The Mechanics of Grazing: Research has shown that, from jaw structure and lip thickness, theclosest a bovine can graze to the ground is about 1.25 cm. With sheep and goats the lips are parted and this enables the incisor teeth to nip off the grasses right at ground level. Grazing action varies with grass length. Where the grass is greater than 20 cm the bovine crops the grass, where the grass is less than 20 cm, the tongue action becomes prevalent where the animal is actually pulling and biting at the same time. What do we mean when we talk about biting time? Feed intake is affected by 1) the number of bites per minute and 2) the duration of continuous biting time. On a perfect short sward, 30 to 90 bites per minute have been recorded and up to 30 minutes continuous duration on a perfect sward. On succulent feed, animals eat a great amount at a faster rate. Low fiber feeds are the more palatable.

Grazing Time: There appear to be upper limits of how much of a 24 hour day a cow will spendgrazing. Johnston Wallace (1944) at Cornell University, observed that, in one day, the time spent by a dairy cow in her harvesting (that is the grazing of grass and walking) never exceeded 8 hours even when grazing went off. Bonsma and La Rue at Mara Research Station (1940) also observed a grazing time of 8 to 9 hours. Subsequent work in various -other countries indicate that cattle will graze for even longer periods when the amount of available forage declines below 750kg per hectare. Normally, at least 60% of the grazing time occurs during day-time.

Rumination Time: Generally, this is similar to grazing time, but is proportionately longer on poorerquality forage.

Routine: The natural undisturbed routine of cattle is grazing, then idling, then ruminating. There arehereditary differences in grazing time;

  • between individuals and;
  • between breeds.

Sound selection policies based on performance will take these differences into account, thus ensuring that you have a herd which is going to derive maximum benefit from whatever forage is available.

Grazing Periods: Usually there are two main meals per day, after sunrise and before sunset and for a while afterwards. Minor snacks are taken at midmorning, in the early afternoon and perhaps a bit at night.

Herd Group Behaviour: In general, a herd functions as a unit, that is, all individuals seem to carry outthe same activity at the same time. There appears to be a kind of majority decision as to when to start each phase of grazing, idling and ruminating.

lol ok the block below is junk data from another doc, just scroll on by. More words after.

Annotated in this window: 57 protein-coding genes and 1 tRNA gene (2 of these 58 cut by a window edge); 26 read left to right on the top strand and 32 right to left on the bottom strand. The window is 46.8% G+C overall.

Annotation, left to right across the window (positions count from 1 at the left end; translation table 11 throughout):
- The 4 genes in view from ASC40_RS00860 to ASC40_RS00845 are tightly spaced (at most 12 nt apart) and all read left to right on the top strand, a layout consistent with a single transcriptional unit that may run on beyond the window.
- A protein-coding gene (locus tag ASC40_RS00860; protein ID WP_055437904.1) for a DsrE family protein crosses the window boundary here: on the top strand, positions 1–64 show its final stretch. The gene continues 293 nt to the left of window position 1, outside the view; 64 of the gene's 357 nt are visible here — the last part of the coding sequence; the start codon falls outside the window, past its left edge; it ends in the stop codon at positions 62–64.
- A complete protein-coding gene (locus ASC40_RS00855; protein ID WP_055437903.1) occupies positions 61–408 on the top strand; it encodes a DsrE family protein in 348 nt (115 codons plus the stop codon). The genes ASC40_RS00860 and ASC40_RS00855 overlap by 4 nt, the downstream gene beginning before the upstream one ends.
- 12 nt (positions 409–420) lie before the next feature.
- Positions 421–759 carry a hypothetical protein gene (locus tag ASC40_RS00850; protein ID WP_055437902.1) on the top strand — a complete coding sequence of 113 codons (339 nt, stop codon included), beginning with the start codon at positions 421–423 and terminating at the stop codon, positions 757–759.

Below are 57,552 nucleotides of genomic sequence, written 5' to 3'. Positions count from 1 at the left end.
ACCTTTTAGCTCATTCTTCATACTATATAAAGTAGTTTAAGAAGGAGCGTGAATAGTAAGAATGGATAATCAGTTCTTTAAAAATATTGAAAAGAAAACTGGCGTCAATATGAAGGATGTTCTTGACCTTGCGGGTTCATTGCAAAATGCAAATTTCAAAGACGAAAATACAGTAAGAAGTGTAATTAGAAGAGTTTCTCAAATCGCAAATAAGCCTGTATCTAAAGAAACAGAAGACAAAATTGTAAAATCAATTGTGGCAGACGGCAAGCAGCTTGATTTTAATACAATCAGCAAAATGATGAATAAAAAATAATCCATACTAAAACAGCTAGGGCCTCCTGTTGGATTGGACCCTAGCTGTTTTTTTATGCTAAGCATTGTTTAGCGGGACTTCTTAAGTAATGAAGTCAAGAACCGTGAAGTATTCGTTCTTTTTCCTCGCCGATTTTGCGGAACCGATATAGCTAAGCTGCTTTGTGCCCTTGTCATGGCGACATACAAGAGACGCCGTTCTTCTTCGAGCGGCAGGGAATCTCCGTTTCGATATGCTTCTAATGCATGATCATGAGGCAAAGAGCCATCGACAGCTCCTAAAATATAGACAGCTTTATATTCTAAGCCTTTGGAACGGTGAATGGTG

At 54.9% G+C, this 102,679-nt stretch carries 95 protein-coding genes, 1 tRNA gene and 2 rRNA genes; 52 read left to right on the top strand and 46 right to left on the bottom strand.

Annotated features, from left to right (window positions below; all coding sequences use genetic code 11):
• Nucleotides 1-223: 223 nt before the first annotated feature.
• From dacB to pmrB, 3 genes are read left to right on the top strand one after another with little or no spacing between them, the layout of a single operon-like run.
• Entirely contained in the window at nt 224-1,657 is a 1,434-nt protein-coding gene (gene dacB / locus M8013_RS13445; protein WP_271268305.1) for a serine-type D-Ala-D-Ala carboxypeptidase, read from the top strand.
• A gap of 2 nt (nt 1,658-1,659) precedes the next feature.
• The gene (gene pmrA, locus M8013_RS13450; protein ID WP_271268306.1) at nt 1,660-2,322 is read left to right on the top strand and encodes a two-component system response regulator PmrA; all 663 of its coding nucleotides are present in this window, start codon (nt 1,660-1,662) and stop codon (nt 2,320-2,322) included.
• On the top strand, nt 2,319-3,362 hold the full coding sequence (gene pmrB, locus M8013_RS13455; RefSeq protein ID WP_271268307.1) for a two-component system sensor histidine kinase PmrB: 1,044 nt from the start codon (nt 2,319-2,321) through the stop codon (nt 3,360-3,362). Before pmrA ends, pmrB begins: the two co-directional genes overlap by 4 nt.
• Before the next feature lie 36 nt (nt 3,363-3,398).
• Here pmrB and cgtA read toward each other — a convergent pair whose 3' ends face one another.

Non-Homogeneous Groups: Different classes and species of animals have different grazing needs.

For example:-

  • Weaners, milking cows and oxen all have different feed requirements.
  • When there is a goat in a sheep flock, the sheep will usually follow him although his grazing habits are not the same as theirs would be if they were on their own.


Owing to the differences in grazing methods and tastes, two different species will ensure greater utilization of available forage to their mutual benefit. An experiment was carried out in Wales, where Herefords and Friesland Herefords of about 250kg and Welsh ewes and lambs were grazed alone and together on highly fertilized pastures at two different stocking rates. There was an improved performance in the combination of cattle with sheep. It is important; however, to note that this stocking rate should not exceed the carrying capacity of that particular veld type. Where sheep and cattle are to be grazed in a complementary situation, advice should be sought before embarking on this programme, as a certain amount of damage can be affected if the grazing is not controlled.

Rank Order of Dominance:  This is an important aspect of animal behaviour. With animals which know each other, there is peace, leading to better productivity. If strange animals are mixed, absence of order leads to fighting and stress, resulting in reduced productivity. Factors affecting dominance are the animals’ age, weight, height, aggressiveness and agility. Dominance is less marked amongst the younger groups. Therefore it is essential to separate different age groups of animals for effective utilization of the grazing.